Why the ECB needs prudence over cutting interest rates

Central bankers must answer fundamental questions over two decades of crisis

The monetary debate seems hijacked by a simple set of questions: when will central banks reduce interest rates? How fast and by how much? While the US Federal Reserve System seems inclined to wait, recent statements from the European Central Bank suggest a rate cut will be decided at the ECB council’s next monetary policy decision-making meeting on 6 June. Is there space for it? Little, at best.

Pressure is significant. Financial institutions may profit from declining interest rates and looser credit conditions. Their desires are often aligned with those of indebted European governments keen to lock in cheaper borrowing costs.

The ECB’s anti-inflation stance appears to be working. Inflation has been declining towards the goal of 2%, but is not yet conquered. If there is one lesson we have learned from the recent past: Don’t take the future for granted.

Discounting the recent negative surprise – the May outturn surpassed expectations, for both headline and core inflation – a minor move of a quarter percentage point may fit in, but not the sequence of cuts that many market practitioners have recently been expecting. After that cut, the next stance must be ‘wait and see’.

It would also be the first time in its quarter-century-long life that the ECB cuts the policy rates when inflation is both above target and rising in its last reading, according to both metrics. Anything wrong with that? No, provided communication explains that the cut is ‘expectations based’, not ‘data dependent’. And, of course, that expectations turn out to be right.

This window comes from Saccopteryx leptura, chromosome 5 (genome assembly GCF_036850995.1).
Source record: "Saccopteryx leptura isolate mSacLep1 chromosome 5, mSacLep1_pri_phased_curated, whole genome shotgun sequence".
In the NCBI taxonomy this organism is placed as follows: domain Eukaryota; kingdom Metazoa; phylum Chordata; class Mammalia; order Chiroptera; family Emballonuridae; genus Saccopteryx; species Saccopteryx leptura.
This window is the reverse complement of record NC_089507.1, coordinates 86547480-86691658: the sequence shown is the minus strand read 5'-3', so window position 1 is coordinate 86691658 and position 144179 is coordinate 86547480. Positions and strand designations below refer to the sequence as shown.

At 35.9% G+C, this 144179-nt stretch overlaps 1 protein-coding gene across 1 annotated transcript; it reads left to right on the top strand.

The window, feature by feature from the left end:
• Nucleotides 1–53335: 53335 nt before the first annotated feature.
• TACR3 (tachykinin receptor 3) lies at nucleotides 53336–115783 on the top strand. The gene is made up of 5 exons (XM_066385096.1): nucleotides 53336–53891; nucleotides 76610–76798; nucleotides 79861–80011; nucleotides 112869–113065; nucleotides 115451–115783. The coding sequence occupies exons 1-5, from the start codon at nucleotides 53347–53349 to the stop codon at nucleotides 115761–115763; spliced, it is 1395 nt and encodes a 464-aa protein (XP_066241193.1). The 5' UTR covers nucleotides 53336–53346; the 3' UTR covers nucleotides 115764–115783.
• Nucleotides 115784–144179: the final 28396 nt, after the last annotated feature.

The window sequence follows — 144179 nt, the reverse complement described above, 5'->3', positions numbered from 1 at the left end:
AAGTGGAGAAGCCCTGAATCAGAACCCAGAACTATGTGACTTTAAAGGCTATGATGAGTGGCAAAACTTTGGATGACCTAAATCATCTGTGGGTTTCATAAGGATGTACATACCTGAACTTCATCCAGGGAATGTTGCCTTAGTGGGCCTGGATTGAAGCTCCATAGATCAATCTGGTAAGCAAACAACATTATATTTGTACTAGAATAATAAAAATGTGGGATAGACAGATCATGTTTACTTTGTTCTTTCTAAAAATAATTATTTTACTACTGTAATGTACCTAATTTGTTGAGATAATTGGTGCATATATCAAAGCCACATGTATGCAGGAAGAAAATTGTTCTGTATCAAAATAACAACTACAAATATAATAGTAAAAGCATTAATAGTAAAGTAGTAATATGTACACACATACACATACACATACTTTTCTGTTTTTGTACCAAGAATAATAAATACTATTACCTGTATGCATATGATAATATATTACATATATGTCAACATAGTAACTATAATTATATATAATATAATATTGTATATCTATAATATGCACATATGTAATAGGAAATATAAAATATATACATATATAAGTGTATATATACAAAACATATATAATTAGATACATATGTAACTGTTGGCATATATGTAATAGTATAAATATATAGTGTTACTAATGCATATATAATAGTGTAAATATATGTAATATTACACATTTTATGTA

Beyond the immediate issue of interest rate cuts, many other pressing matters need to engage central bankers’ attention. They have had to navigate frequent upheavals in the past two decades: near-collapse of financial systems followed by recession, massive prolonged monetary expansion, a global pandemic, another recession,  the worst inflation shock in the preceding half-century and now, war in Europe and in the Middle East.

What is monetary policy for in a radically changing world?

This combination of crises, and the often disjointed fiscal and monetary policy responses, raise many fundamental questions. These focus on the impact on both price and financial stability of prolonged monetary expansion and sharp changes in direction of monetary policy. Only a few have been tackled in a serious way, let alone answered properly.

Learning from the past two decades, how should we articulate and quantify central bank targets? How can the policy-making community better identify different sources of shocks and react to them? What are the merits and risks of negative rates? Should ‘exit strategies’ become part and parcel of any unconventional or extreme monetary policy move? What is the right degree of interest rate gradualism and pre-commitment? Most fundamentally, what interest rate should central banks aim for on average over the cycle?

Fed and ECB on different paths since 2015

The recent experiences of the US and the euro area highlight noticeable differences. Inflation performance was strikingly similar in the years preceding the Covid-19 pandemic, yet monetary policies diverged sharply.